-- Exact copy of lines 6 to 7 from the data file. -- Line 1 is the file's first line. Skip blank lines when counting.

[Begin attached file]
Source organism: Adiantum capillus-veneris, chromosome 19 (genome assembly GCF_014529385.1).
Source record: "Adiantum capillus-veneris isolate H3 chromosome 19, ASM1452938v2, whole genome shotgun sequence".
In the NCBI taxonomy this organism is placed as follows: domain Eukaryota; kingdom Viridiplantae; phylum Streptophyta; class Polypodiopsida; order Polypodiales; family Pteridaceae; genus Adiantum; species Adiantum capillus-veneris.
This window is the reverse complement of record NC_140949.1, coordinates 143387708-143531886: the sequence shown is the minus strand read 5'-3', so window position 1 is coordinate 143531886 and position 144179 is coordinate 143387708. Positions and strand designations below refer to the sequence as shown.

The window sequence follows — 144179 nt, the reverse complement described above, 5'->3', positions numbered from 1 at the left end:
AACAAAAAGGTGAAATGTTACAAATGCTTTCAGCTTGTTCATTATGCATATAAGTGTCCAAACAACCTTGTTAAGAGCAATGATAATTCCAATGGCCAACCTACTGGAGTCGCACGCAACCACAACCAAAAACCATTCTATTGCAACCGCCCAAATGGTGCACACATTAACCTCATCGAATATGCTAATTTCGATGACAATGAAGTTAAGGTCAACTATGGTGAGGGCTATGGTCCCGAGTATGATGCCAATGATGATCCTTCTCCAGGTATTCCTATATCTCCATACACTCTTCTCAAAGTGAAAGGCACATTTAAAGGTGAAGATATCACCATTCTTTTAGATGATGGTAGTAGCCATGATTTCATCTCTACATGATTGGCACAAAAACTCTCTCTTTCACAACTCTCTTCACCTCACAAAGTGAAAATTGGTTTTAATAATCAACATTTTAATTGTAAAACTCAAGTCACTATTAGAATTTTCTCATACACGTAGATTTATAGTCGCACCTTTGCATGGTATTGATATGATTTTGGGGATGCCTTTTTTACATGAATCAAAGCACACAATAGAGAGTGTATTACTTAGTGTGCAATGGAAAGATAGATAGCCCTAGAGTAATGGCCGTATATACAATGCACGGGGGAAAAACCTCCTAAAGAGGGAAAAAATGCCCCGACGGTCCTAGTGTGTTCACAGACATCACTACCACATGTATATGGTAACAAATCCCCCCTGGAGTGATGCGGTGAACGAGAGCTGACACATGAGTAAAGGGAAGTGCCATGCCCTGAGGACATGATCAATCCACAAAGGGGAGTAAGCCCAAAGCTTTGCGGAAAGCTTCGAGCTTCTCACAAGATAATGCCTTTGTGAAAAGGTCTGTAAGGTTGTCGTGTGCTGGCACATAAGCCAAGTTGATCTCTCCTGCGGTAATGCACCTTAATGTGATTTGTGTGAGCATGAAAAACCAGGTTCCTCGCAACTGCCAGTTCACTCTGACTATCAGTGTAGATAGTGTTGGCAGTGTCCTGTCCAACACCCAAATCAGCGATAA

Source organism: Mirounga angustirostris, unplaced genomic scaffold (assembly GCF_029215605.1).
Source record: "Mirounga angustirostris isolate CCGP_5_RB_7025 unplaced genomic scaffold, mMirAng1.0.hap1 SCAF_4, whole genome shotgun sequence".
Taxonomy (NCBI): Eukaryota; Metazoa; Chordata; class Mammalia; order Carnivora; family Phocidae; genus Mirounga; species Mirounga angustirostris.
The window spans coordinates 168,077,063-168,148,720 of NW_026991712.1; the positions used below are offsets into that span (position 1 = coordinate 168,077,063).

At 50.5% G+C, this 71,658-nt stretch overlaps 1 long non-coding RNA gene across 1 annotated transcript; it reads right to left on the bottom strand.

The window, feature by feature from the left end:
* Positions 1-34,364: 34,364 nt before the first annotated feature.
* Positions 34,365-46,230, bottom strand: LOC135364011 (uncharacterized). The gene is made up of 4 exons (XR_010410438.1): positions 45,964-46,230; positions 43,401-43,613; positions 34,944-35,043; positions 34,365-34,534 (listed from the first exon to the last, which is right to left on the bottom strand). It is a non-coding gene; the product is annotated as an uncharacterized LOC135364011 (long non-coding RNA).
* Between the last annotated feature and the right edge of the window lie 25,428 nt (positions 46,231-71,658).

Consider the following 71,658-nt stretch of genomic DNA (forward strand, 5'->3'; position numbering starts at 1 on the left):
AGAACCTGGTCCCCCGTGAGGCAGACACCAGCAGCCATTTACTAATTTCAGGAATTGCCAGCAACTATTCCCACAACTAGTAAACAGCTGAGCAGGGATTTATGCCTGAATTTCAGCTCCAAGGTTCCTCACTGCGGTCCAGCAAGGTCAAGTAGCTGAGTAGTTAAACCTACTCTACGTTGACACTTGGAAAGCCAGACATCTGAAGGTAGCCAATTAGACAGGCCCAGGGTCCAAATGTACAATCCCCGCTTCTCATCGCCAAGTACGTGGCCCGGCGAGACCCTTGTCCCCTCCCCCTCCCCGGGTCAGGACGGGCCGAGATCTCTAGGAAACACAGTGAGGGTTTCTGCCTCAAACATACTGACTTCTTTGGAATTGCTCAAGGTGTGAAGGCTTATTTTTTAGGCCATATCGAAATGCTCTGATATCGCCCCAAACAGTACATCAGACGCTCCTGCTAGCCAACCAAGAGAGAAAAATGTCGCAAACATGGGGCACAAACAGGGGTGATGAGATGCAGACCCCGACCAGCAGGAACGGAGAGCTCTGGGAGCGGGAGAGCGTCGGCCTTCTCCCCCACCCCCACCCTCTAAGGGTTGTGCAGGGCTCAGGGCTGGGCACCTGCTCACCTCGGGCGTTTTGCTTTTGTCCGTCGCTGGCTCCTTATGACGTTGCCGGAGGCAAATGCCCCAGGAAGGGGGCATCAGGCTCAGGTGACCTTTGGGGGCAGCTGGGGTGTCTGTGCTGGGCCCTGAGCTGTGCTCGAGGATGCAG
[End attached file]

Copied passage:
AACAAAAAGGTGAAATGTTACAAATGCTTTCAGCTTGTTCATTATGCATATAAGTGTCCAAACAACCTTGTTAAGAGCAATGATAATTCCAATGGCCAACCTACTGGAGTCGCACGCAACCACAACCAAAAACCATTCTATTGCAACCGCCCAAATGGTGCACACATTAACCTCATCGAATATGCTAATTTCGATGACAATGAAGTTAAGGTCAACTATGGTGAGGGCTATGGTCCCGAGTATGATGCCAATGATGATCCTTCTCCAGGTATTCCTATATCTCCATACACTCTTCTCAAAGTGAAAGGCACATTTAAAGGTGAAGATATCACCATTCTTTTAGATGATGGTAGTAGCCATGATTTCATCTCTACATGATTGGCACAAAAACTCTCTCTTTCACAACTCTCTTCACCTCACAAAGTGAAAATTGGTTTTAATAATCAACATTTTAATTGTAAAACTCAAGTCACTATTAGAATTTTCTCATACACGTAGATTTATAGTCGCACCTTTGCATGGTATTGATATGATTTTGGGGATGCCTTTTTTACATGAATCAAAGCACACAATAGAGAGTGTATTACTTAGTGTGCAATGGAAAGATAGATAGCCCTAGAGTAATGGCCGTATATACAATGCACGGGGGAAAAACCTCCTAAAGAGGGAAAAAATGCCCCGACGGTCCTAGTGTGTTCACAGACATCACTACCACATGTATATGGTAACAAATCCCCCCTGGAGTGATGCGGTGAACGAGAGCTGACACATGAGTAAAGGGAAGTGCCATGCCCTGAGGACATGATCAATCCACAAAGGGGAGTAAGCCCAAAGCTTTGCGGAAAGCTTCGAGCTTCTCACAAGATAATGCCTTTGTGAAAAGGTCTGTAAGGTTGTCGTGTGCTGGCACATAAGCCAAGTTGATCTCTCCTGCGGTAATGCACCTTAATGTGATTTGTGTGAGCATGAAAAACCAGGTTCCTCGCAACTGCCAGTTCACTCTGACTATCAGTGTAGATAGTGTTGGCAGTGTCCTGTCCAACACCCAAATCAGCGATAA

Source organism: Mirounga angustirostris, unplaced genomic scaffold (assembly GCF_029215605.1).